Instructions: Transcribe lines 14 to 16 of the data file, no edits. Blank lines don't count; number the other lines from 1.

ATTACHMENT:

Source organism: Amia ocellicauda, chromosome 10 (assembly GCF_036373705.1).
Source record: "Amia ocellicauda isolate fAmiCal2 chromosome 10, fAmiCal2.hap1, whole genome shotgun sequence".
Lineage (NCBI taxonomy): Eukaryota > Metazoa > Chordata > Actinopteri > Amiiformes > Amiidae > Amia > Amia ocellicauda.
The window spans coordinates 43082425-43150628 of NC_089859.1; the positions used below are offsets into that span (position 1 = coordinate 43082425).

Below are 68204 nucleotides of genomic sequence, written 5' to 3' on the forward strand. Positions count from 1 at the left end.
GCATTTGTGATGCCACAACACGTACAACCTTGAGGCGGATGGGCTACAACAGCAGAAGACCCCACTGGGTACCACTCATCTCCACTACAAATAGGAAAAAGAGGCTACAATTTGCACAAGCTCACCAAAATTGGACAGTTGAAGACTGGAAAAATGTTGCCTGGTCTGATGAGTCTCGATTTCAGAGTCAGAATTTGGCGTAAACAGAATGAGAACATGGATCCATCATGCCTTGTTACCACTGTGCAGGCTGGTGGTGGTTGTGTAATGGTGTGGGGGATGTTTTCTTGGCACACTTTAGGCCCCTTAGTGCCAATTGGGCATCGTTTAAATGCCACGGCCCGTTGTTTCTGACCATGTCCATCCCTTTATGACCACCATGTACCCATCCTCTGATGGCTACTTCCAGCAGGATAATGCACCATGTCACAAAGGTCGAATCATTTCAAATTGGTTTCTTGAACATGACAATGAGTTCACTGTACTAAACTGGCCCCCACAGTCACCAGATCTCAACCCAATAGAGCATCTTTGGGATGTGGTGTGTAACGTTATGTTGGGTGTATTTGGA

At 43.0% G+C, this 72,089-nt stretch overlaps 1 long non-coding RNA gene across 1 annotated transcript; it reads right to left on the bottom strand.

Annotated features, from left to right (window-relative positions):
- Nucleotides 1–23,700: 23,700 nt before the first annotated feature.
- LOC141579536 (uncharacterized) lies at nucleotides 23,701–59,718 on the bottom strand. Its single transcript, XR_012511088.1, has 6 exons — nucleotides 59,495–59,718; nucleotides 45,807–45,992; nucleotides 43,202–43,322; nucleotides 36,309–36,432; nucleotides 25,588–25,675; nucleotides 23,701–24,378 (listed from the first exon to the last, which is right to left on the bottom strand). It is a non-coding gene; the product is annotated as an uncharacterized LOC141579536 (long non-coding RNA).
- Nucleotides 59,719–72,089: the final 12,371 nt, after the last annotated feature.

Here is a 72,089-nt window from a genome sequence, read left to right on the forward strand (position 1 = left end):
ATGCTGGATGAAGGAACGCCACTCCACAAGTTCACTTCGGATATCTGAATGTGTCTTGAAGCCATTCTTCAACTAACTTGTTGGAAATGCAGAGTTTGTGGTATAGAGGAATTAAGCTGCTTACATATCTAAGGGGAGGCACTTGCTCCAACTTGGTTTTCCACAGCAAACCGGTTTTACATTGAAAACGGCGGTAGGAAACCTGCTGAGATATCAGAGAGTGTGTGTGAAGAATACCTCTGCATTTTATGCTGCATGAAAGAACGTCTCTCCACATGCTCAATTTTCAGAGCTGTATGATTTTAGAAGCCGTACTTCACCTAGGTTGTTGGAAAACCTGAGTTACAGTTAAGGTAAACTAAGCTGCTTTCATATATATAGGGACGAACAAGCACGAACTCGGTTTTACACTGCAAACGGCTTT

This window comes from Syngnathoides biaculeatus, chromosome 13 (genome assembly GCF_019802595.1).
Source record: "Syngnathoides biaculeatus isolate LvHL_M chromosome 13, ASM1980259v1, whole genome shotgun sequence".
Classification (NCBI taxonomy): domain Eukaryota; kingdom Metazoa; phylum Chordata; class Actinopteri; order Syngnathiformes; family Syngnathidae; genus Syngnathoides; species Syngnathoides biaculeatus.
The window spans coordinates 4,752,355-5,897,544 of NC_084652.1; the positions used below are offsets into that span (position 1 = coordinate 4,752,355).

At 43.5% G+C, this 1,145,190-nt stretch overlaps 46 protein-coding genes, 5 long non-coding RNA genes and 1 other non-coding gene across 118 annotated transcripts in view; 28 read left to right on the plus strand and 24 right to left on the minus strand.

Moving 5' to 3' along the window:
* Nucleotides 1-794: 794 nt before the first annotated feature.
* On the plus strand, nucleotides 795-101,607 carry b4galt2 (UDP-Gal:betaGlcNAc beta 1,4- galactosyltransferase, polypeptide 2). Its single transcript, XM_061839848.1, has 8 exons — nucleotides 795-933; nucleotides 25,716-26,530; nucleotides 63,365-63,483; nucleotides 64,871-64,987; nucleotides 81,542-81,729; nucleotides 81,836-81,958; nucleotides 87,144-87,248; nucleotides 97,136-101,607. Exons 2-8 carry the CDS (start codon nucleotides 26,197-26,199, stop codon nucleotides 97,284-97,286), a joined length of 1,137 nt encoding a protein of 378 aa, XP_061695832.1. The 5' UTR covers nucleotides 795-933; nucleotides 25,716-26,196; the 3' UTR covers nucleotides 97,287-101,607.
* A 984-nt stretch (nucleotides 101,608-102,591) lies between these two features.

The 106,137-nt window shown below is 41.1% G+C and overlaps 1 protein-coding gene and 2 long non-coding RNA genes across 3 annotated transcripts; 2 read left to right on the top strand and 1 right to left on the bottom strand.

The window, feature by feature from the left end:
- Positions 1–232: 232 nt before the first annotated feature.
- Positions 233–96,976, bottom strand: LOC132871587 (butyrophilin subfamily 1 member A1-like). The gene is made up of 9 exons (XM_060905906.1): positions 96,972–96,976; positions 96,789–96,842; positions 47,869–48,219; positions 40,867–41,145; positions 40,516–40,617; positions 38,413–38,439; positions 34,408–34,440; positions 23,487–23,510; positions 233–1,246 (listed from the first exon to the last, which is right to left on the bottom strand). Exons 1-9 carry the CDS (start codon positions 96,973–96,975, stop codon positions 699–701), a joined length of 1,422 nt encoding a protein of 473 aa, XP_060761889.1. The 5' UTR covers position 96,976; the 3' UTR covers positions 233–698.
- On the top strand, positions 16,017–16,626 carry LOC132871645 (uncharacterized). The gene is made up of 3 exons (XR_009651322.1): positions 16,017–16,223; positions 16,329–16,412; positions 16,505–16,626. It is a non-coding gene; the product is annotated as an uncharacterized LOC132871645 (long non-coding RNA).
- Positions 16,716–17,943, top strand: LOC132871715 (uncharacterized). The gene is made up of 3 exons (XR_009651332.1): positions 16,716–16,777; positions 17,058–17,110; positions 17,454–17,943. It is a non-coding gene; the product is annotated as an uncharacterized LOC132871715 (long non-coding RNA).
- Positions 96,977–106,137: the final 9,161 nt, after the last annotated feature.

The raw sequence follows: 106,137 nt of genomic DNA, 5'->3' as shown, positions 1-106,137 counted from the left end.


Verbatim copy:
This window comes from Syngnathoides biaculeatus, chromosome 13 (genome assembly GCF_019802595.1).
Source record: "Syngnathoides biaculeatus isolate LvHL_M chromosome 13, ASM1980259v1, whole genome shotgun sequence".
Classification (NCBI taxonomy): domain Eukaryota; kingdom Metazoa; phylum Chordata; class Actinopteri; order Syngnathiformes; family Syngnathidae; genus Syngnathoides; species Syngnathoides biaculeatus.